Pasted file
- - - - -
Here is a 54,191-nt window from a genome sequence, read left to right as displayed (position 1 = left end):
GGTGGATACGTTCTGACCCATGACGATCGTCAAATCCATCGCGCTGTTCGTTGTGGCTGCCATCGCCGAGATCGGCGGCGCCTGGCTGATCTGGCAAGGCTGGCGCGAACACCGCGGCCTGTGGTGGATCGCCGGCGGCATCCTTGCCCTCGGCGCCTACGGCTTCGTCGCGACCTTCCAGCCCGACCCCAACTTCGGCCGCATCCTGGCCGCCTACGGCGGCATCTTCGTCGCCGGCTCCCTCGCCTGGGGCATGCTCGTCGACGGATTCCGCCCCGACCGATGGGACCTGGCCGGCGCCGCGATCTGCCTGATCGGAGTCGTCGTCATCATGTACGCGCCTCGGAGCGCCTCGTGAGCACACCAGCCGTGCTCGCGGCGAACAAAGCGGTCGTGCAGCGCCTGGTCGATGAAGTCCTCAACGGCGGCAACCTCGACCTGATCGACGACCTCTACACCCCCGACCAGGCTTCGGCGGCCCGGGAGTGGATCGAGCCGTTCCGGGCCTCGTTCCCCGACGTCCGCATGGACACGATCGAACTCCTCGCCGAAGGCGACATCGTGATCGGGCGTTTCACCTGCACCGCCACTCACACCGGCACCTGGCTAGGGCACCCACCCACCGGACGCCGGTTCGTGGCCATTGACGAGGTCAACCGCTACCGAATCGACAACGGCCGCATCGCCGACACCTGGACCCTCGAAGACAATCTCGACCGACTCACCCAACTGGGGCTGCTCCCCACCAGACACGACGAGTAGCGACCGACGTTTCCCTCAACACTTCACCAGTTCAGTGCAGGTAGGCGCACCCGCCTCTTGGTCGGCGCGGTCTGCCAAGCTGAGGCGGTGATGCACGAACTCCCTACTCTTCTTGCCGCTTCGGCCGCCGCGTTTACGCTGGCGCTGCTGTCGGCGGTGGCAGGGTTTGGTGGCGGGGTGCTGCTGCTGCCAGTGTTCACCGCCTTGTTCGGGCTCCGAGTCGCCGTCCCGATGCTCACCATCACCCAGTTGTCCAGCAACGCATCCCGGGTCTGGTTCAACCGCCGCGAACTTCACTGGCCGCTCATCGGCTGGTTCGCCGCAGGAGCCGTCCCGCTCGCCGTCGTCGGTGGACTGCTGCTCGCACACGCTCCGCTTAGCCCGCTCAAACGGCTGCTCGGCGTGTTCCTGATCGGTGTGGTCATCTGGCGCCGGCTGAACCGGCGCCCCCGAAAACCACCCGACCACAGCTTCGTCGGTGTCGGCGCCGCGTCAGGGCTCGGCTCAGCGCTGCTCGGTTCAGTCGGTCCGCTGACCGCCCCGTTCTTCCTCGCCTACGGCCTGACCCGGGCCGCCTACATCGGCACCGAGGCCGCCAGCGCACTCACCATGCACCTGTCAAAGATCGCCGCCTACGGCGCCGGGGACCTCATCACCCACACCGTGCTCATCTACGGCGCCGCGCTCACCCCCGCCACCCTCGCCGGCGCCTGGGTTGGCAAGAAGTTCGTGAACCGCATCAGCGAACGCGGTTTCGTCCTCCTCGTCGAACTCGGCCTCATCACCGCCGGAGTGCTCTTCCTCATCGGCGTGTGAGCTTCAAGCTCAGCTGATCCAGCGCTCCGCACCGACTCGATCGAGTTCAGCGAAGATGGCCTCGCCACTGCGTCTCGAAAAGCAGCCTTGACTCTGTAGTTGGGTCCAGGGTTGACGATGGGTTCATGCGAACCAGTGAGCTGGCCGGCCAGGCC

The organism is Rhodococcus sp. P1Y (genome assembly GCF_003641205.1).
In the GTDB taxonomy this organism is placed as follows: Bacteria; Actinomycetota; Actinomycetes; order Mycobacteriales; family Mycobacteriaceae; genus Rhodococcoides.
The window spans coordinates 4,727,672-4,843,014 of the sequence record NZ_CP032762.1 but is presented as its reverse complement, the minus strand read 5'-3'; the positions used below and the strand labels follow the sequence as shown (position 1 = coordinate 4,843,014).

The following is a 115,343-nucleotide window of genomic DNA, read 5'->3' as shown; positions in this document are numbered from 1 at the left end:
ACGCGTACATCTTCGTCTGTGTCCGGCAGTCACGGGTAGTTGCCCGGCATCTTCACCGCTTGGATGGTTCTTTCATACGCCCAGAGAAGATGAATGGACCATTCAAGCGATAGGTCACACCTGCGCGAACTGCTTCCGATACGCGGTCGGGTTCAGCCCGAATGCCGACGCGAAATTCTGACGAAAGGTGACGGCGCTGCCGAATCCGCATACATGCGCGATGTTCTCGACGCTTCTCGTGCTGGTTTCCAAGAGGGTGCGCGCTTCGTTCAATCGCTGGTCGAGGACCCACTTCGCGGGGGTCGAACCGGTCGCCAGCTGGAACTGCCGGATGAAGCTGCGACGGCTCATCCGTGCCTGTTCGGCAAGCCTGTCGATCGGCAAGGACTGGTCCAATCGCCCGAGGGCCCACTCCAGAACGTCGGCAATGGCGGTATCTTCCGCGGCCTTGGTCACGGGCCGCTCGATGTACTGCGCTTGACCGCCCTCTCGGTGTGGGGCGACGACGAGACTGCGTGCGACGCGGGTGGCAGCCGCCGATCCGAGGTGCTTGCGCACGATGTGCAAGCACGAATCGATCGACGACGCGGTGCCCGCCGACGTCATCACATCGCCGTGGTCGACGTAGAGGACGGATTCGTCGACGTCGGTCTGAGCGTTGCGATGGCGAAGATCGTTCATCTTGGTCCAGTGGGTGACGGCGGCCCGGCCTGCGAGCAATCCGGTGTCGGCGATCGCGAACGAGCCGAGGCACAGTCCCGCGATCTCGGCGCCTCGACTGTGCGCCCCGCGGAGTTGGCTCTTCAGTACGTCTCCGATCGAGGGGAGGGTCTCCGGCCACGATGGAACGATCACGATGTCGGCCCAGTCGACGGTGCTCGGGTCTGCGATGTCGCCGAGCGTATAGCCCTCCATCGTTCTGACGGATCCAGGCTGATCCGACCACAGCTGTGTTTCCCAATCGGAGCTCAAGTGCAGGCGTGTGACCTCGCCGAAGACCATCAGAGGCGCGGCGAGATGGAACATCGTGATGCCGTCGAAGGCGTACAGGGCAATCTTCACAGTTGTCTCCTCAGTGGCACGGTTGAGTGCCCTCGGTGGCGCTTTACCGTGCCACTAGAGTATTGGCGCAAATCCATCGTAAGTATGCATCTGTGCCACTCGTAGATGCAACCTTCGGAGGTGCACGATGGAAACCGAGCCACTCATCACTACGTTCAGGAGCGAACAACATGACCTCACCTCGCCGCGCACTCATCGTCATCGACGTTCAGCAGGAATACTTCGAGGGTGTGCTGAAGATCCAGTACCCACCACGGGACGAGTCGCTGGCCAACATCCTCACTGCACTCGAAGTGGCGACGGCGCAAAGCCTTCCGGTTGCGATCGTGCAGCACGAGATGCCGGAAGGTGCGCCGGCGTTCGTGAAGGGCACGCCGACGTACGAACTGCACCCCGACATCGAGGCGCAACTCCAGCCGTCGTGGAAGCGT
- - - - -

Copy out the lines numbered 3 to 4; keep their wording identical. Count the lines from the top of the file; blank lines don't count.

The organism is Rhodococcus sp. P1Y (genome assembly GCF_003641205.1).
In the GTDB taxonomy this organism is placed as follows: Bacteria; Actinomycetota; Actinomycetes; order Mycobacteriales; family Mycobacteriaceae; genus Rhodococcoides.